Historical map of Bo Jonsson Grif's estates in 1386

Historical map of Bo Jonsson Grif's estates in 1386. Photo Wikitrans.

He also succeeded and by the time he died he had redeemed approximately half of the Swedish kingdom. He ruled the entire Mälerndalen, the southern part of Norrland, all of Finland, large parts of Östergötaland and and Vestergötaland and the coast of Småland. His castles included the Finnish Turku, Tavastehus and Viborg. Also the castles in Kalmar, Stegeborg and Nykøbing.

But to achieve this great goal, Bo Jonsson had taken out huge loans from other nobles, who trusted him. Therefore, he must have felt that he could not simply leave all his extensive properties as an inheritance to his wife and minor children.

In his last will, he had therefore decided that the inheritance should be managed by a group of magnates consisting of two bishops, five knights including Saint Birgitta's son, Birger Ulfsson, and three armsmen.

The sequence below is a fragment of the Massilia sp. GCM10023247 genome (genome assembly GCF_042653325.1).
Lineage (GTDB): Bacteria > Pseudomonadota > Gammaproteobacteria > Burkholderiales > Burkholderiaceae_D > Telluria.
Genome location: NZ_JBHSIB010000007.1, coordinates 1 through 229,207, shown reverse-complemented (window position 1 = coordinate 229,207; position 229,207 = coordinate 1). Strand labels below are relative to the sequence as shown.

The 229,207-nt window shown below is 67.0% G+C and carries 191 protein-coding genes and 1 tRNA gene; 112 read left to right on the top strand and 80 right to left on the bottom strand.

But King Albreckt could not let such a fortune pass his nose. Bo Jonsson's widow and children authorized him to act on their behalf and then he refused to recognize the authority of the group of executors.

He invited them to come to him and present proof of their right to dispose of Bo Jonsson's Inheritance. But they valued their health and did not come to the king. The tension increased, according to a letter from Bishop Nils in Linköping, conditions were already in August 1387 such that "people hardly ventured out of the house".

In this situation, the executors felt that they alone would not be able to resist King Albreckt and therefore they turned to Oluf and Margrete, probably around August 1387.